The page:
Forgive the processing time, as we digest the post-trade-deadline world. While others obsessed about blockbuster deals involving former MVPs and Cy Young Award winners, my concerns were clear: were any Venezuelans involved?
There were, in fact, three Venezuelans who switched addresses last week on or before the July 31 deadline: Felix Doubront was traded by the Red Sox to the Cubs, exchanging mediocre baseball on the coast for mediocre baseball in the Second City. He wasn’t even traded for a tangible entity; the Sox settled for a cipher, the infamous “player to be named later.”
Felix, it seems, was unhappy with his role as a spot starter for the Sawx and wanted to be a true abridor, or starter. Maybe he’ll get that chance in Chi-town, where suddenly Ronald Belisario’s hackles were raised. Now the White Sox middle reliever isn’t the only VZ pitcher in town with a plus-size ERA; as if he had something to prove, Belisario went out on Sunday and served up this seventh inning against the Twins: 4 runs, 4 hits, 0 outs. Thus raising his ERA to 6.23—take that, Doubront (6.07 ERA, currently on the DL). In the Sunday game Twins rookie OF Oswaldo Arcia had one of the best games of his nascent career, going 3-for-6 with 3 RBIs in the Minny rout.
Martin Prado headed east, from the desert sands to the Great White Way, via the Cross Bronx Expressway. It was unclear if the Yankees wanted him to play third base or the outfield, but thus far he’s acquitted himself well at both positions as the Yankees battle a pernicious injury bug to remain in the A.L. playoff picture. Prado’s been an All-Star, been to the playoffs, and brings a career .290 average and a veteran composure to New York.
Finally, long-time Indian shortstop Asdrubal Cabrera traded the shores of Lake Erie for the banks of the Potomac, and he’ll also trade sides of the infield to take over at second base for the front-running Nationals. Asdrubal had 25 homers in his breakout 2011 season but his numbers have gone down since; he’s still a better option than Washington had at the 4-hole as they try to finish atop a rather schizoid and weak NL East. (On Monday, batting behind Cabrera in the order, catcher Wilson Ramos continued his renaissance at the plate, going 2-for-4 with his seventh home run in a Nats loss to the Orioles.)
When the flurry of trades ended, it was back to pennant race baseball, and while King Felix Hernandez (11-3) set some sort of modern record for most consecutive starts giving up 2 runs or less, he did prove human in a loss to Cleveland and their as-yet, rather anonymous ace Corey Kluber of the great state of Alabama. Give the Birmingham boy his props: he now has 12 wins, one more than Felix.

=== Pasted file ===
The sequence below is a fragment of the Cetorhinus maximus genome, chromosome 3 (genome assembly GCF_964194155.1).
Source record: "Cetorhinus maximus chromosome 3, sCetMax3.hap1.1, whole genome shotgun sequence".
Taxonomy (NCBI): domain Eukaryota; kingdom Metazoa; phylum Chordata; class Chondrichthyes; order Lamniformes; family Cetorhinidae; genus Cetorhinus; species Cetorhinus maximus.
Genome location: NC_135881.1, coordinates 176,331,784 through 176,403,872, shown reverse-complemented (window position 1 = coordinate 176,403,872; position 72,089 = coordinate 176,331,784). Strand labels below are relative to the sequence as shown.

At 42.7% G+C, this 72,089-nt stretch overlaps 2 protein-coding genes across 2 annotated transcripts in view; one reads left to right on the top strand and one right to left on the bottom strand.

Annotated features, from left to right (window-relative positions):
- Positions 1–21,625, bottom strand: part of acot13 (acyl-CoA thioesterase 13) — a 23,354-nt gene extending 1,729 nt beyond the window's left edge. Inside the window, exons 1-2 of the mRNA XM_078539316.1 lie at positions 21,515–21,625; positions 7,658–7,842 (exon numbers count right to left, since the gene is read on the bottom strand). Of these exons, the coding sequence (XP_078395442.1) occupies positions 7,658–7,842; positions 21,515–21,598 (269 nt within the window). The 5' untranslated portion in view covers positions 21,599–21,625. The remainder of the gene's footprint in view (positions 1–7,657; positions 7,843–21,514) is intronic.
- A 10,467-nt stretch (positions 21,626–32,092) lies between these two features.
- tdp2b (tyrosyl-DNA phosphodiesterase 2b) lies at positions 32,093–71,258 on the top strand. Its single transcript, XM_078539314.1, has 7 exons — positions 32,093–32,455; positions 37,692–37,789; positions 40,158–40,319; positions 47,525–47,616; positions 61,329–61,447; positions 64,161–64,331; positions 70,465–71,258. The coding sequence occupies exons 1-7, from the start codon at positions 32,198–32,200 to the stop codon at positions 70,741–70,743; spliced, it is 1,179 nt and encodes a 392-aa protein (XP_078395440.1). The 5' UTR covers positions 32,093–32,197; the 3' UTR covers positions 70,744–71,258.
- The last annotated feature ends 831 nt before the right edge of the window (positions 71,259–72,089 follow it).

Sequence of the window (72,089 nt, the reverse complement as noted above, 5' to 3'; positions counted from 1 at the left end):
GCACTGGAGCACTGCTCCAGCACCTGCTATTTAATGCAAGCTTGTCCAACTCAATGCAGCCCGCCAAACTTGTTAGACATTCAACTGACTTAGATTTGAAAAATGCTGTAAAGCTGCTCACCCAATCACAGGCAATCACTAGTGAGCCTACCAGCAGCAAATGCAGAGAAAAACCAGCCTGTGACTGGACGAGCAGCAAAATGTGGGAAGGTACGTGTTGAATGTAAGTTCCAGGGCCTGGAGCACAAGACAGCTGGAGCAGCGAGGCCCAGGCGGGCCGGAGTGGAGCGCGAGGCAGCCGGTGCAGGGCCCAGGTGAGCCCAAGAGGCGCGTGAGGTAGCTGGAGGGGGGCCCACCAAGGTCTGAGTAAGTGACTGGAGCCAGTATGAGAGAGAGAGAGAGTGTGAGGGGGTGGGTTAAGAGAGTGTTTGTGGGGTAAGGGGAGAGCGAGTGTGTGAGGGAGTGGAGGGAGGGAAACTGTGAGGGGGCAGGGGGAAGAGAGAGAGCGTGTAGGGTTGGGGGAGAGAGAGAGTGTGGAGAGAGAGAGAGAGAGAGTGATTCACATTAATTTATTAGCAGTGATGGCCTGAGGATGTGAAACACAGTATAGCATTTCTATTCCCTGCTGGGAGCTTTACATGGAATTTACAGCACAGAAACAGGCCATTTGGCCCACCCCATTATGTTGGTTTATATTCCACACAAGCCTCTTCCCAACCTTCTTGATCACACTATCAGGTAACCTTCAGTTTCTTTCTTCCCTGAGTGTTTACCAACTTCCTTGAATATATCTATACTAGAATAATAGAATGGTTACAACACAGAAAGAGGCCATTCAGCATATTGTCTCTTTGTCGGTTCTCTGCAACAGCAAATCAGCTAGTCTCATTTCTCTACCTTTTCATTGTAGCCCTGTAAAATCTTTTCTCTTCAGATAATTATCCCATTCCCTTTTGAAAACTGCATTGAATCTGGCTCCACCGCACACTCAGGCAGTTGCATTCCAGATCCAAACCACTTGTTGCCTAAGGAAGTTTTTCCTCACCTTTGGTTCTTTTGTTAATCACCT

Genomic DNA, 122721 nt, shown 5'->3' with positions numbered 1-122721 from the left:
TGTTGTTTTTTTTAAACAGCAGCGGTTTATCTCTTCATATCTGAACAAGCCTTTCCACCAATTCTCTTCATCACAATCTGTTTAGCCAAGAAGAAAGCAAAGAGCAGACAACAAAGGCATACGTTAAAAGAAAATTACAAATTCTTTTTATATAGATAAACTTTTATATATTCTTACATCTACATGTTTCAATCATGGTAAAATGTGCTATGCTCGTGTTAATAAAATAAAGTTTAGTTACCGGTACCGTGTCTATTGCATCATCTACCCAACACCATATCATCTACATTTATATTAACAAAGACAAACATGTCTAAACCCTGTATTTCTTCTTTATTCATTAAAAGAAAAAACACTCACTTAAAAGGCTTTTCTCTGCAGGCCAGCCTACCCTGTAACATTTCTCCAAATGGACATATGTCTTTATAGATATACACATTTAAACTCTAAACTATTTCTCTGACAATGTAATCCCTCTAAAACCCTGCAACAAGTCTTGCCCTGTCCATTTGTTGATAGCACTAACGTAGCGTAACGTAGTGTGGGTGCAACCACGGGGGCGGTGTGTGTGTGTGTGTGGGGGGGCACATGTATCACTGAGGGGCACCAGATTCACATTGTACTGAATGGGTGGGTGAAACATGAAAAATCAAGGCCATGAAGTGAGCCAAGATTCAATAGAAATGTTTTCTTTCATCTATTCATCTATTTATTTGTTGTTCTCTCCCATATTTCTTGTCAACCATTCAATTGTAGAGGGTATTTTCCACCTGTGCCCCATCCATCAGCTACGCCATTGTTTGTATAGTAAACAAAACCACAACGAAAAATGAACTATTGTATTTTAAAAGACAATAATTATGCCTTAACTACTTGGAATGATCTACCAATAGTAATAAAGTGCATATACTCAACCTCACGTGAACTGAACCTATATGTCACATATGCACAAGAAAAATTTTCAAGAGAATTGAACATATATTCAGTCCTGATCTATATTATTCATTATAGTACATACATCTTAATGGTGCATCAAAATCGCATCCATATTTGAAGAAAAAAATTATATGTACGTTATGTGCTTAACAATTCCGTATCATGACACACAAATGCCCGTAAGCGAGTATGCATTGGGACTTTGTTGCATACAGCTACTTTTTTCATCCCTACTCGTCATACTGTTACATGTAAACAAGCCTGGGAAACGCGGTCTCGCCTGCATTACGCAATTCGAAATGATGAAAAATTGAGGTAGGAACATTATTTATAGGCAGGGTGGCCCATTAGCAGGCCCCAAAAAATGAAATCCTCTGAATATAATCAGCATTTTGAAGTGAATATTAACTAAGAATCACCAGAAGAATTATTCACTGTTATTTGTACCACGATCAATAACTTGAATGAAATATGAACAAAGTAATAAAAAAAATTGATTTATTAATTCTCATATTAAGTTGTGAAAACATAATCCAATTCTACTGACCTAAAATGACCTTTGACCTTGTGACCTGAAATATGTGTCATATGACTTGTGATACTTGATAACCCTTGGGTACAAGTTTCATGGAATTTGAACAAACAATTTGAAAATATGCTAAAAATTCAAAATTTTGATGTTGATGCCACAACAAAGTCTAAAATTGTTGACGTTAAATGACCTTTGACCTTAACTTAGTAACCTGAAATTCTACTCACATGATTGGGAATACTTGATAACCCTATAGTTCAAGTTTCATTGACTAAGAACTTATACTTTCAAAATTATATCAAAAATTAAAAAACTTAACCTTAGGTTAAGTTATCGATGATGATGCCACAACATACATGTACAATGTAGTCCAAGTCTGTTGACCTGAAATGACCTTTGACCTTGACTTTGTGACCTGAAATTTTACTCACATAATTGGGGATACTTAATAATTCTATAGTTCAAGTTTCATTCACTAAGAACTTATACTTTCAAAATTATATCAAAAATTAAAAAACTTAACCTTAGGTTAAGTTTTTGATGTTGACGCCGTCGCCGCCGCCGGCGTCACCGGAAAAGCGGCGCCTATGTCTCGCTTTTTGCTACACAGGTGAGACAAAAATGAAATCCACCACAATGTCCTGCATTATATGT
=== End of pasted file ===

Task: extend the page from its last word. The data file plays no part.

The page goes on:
In New York, youngster Wilmer Flores is back from a stint in the minors and clubbed two RBIs on Saturday to win a 4-2 game for the Mets against the Giants; Jacob de Grom and Jake (don’t call me Jacob) Peavey had no-hitters into the seventh inning. On Monday, Pablo “Panda” Sandoval returned the favor, slashing two doubles for three RBI in a come-from-behind Giants victory. San Francisco took three of four from the Mets to keep pace with the Dodgers as they look to maintain their even-year World Series streak (2010, 2012). ,
Bringing up youngsters like Flores meant the Mets finally had to say goodbye to 40-year-old Bob Abreu, who started the season quite well but had slumped badly as a pinch hitter. Regardless of his final weeks, Abreu was a class act who showed many young Mets how to approach the game and the fine art of hitting; in his final interview he even said “Thank you” to the Mets. I saw Bob’s last four-hit game in June against San Diego; he was a pro and ranks as one of baseball’s best hitters of the past two decades. At the very least, he’ll return to play another season of Winter Ball in Venezuela come October.
In a rare day when both New York teams played at home, visiting centerfielder Ezequiel Carrera (rhymes with Miguel Cabrera) stole a few headlines by robbing Jacoby Ellsbury of a certain extra-base hit with a circus catch in the third inning of Monday’s night game. It was just the Guiria man’s third game for Detroit; he played about half a season in the Big Time for Cleveland in 2011. Apparently the Tigers think highly enough of him to have jettisoned star OF Austin Jackson at the trade deadline. And I don’t know if this is any sort of indicator of future performance, but Carrera,–#61 in your scorecard, folks–has the same ears as Miguel Cabrera. If you don’t believe me, just look at their mug shots on MLB.com.